Water Terrapin The Water Terrapin was first noted by Lewis and Clark on June 25, 1805, in Cascade County, Montana.
The Soft-shelled Turtle is found in nearly every type of waterway in America, Asia, and in parts of Africa. Unlike other turtles, their "shell" is a leather skin that covers their almost circular backs instead of horned, hard plates. Soft-shelled turtles aren't the prettiest turtles. They have a snout similar to a pig's snout, and their jaws are covered by soft, fleshy lips. These turtles aren't very active and spend a lot of time underwater, sticking their snouts just above the waterline. Soft-shelled Turtle
California Newt
The California Newt is a relatively large salamander ranging from 5 to 8 inches long. Their skin contains poisonous glands that secrete toxins. Ingestion can cause paralysis or even death to its predators. The California Newt is found in the coastal mountain ranges from San Diego to Mendocino County. They can also be found along the western slopes of the Sierra Nevada. They eat various types of insects, earthworms, snails, slugs, and sowbugs.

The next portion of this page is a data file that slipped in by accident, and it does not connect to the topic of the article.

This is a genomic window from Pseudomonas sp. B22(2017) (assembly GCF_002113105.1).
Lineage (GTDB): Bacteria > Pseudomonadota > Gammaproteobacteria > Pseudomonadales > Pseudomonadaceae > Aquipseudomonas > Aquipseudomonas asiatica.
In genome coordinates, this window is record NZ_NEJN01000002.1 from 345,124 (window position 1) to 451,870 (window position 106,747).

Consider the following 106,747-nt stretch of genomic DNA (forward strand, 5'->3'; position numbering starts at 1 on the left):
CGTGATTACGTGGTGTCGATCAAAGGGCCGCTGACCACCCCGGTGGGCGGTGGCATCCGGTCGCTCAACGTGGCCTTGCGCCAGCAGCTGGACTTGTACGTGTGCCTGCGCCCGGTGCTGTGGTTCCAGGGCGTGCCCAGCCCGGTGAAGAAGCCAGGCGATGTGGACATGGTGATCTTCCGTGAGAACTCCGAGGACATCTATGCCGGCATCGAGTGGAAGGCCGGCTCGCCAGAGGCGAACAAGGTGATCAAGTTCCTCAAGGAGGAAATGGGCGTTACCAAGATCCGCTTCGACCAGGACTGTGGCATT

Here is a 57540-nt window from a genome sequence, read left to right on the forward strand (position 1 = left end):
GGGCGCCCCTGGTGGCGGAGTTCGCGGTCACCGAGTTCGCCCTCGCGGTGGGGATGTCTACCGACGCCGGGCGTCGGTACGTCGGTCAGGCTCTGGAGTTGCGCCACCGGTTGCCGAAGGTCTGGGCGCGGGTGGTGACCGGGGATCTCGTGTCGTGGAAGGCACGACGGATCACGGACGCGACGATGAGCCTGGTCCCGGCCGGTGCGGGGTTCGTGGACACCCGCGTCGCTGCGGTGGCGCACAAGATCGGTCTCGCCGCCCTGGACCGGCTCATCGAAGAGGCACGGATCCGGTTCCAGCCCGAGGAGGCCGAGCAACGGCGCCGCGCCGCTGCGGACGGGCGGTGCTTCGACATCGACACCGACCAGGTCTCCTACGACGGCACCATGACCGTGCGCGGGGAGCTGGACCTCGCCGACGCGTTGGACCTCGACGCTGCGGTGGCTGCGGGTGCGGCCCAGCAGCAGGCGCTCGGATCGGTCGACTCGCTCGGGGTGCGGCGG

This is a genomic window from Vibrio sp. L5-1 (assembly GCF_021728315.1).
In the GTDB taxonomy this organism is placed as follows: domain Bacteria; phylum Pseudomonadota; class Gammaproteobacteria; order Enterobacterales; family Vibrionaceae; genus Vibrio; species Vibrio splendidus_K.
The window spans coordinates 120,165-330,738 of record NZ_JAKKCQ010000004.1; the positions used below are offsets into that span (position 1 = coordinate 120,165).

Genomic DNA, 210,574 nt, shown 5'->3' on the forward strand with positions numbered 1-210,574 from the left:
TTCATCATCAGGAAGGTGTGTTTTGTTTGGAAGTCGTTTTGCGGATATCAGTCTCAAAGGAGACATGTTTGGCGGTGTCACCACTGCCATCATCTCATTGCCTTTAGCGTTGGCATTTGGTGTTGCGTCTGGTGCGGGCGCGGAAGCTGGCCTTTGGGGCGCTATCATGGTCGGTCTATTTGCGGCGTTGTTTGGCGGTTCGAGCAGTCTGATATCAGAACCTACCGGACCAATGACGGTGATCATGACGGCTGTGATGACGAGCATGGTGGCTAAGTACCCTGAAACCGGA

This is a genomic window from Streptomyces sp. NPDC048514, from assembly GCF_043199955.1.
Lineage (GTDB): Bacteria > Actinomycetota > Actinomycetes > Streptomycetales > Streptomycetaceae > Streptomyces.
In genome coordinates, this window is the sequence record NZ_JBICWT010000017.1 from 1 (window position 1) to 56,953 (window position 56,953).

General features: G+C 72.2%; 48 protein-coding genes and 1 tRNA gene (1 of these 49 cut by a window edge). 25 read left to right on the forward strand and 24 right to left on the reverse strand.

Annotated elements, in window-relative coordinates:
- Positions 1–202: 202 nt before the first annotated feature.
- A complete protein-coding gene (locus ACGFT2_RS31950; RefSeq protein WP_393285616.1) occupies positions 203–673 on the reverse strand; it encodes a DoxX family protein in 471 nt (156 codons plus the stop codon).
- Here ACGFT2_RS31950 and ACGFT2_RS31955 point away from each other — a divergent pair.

The Pigmy Horned Toad has a flattened, squat body with many spikes and horns on its head. They are found in open pine forests, pinion-juniper forests, shortgrass prairies, and sagebrush desert. Wherever they may be, there is always some loose soil that allows them to shuffle under the surface. Pigmy Horned Toads like to eat ants and other insects, spiders, snails, and sowbugs.
Pigmy Horned Toad
Western Toad The Western Toad (Columbian Toad) was first noted by Lewis and Clark in May 1806, at Camp Chopunnish, Idaho County, Idaho. It can be found living near springs, streams, meadows, and woodlands, in burrows that it has made or those of small rodents. The Western Toad ranges from southeastern Alaska south through the Rocky Mountains to central Colorado, and south into northern California in the West.
The Pacific Treefrog is only about 1.25 to 1.5 inches long, and varies in color from pale gray to bronze to bright emerald green. They can change in color quickly from light to dark. They can also "throw" their voices making it difficult to close in on a frog by following its call. Pacific Treefrogs are found along the west coast of the United States south as far as Mexico, but are not found east of the Rocky Mountains.
Pacific Treefrog